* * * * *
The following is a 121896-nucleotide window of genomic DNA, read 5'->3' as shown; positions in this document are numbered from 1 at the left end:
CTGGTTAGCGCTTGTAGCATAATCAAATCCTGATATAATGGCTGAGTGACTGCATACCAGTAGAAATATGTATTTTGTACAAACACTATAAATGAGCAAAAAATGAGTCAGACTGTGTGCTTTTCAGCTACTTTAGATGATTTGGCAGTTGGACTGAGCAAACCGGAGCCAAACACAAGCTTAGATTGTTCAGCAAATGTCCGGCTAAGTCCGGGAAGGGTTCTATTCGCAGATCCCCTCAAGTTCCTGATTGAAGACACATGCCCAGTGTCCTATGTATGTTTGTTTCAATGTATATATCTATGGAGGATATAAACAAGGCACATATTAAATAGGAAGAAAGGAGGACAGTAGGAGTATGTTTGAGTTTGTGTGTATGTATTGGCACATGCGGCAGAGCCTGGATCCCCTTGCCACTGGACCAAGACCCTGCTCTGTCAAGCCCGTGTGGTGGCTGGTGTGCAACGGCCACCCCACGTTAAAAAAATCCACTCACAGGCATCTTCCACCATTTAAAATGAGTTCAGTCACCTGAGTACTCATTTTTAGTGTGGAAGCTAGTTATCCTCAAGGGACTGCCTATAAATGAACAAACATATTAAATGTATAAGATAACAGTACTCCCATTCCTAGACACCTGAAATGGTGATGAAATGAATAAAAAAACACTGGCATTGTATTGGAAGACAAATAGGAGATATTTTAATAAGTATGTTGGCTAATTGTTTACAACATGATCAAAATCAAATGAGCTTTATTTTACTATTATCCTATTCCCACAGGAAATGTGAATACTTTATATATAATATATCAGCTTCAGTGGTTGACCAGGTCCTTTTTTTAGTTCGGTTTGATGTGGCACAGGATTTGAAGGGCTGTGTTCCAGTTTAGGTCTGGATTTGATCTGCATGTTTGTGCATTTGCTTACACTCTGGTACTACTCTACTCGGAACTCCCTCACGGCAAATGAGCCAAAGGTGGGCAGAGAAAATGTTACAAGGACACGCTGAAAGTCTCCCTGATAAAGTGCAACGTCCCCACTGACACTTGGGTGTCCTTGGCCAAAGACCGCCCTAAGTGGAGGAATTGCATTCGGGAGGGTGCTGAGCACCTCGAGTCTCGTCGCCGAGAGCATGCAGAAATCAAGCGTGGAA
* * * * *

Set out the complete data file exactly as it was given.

The following is a 121896-nucleotide window of genomic DNA, read 5'->3' as shown; positions in this document are numbered from 1 at the left end:
CTGGTTAGCGCTTGTAGCATAATCAAATCCTGATATAATGGCTGAGTGACTGCATACCAGTAGAAATATGTATTTTGTACAAACACTATAAATGAGCAAAAAATGAGTCAGACTGTGTGCTTTTCAGCTACTTTAGATGATTTGGCAGTTGGACTGAGCAAACCGGAGCCAAACACAAGCTTAGATTGTTCAGCAAATGTCCGGCTAAGTCCGGGAAGGGTTCTATTCGCAGATCCCCTCAAGTTCCTGATTGAAGACACATGCCCAGTGTCCTATGTATGTTTGTTTCAATGTATATATCTATGGAGGATATAAACAAGGCACATATTAAATAGGAAGAAAGGAGGACAGTAGGAGTATGTTTGAGTTTGTGTGTATGTATTGGCACATGCGGCAGAGCCTGGATCCCCTTGCCACTGGACCAAGACCCTGCTCTGTCAAGCCCGTGTGGTGGCTGGTGTGCAACGGCCACCCCACGTTAAAAAAATCCACTCACAGGCATCTTCCACCATTTAAAATGAGTTCAGTCACCTGAGTACTCATTTTTAGTGTGGAAGCTAGTTATCCTCAAGGGACTGCCTATAAATGAACAAACATATTAAATGTATAAGATAACAGTACTCCCATTCCTAGACACCTGAAATGGTGATGAAATGAATAAAAAAACACTGGCATTGTATTGGAAGACAAATAGGAGATATTTTAATAAGTATGTTGGCTAATTGTTTACAACATGATCAAAATCAAATGAGCTTTATTTTACTATTATCCTATTCCCACAGGAAATGTGAATACTTTATATATAATATATCAGCTTCAGTGGTTGACCAGGTCCTTTTTTTAGTTCGGTTTGATGTGGCACAGGATTTGAAGGGCTGTGTTCCAGTTTAGGTCTGGATTTGATCTGCATGTTTGTGCATTTGCTTACACTCTGGTACTACTCTACTCGGAACTCCCTCACGGCAAATGAGCCAAAGGTGGGCAGAGAAAATGTTACAAGGACACGCTGAAAGTCTCCCTGATAAAGTGCAACGTCCCCACTGACACTTGGGTGTCCTTGGCCAAAGACCGCCCTAAGTGGAGGAATTGCATTCGGGAGGGTGCTGAGCACCTCGAGTCTCGTCGCCGAGAGCATGCAGAAATCAAGCGTGGAA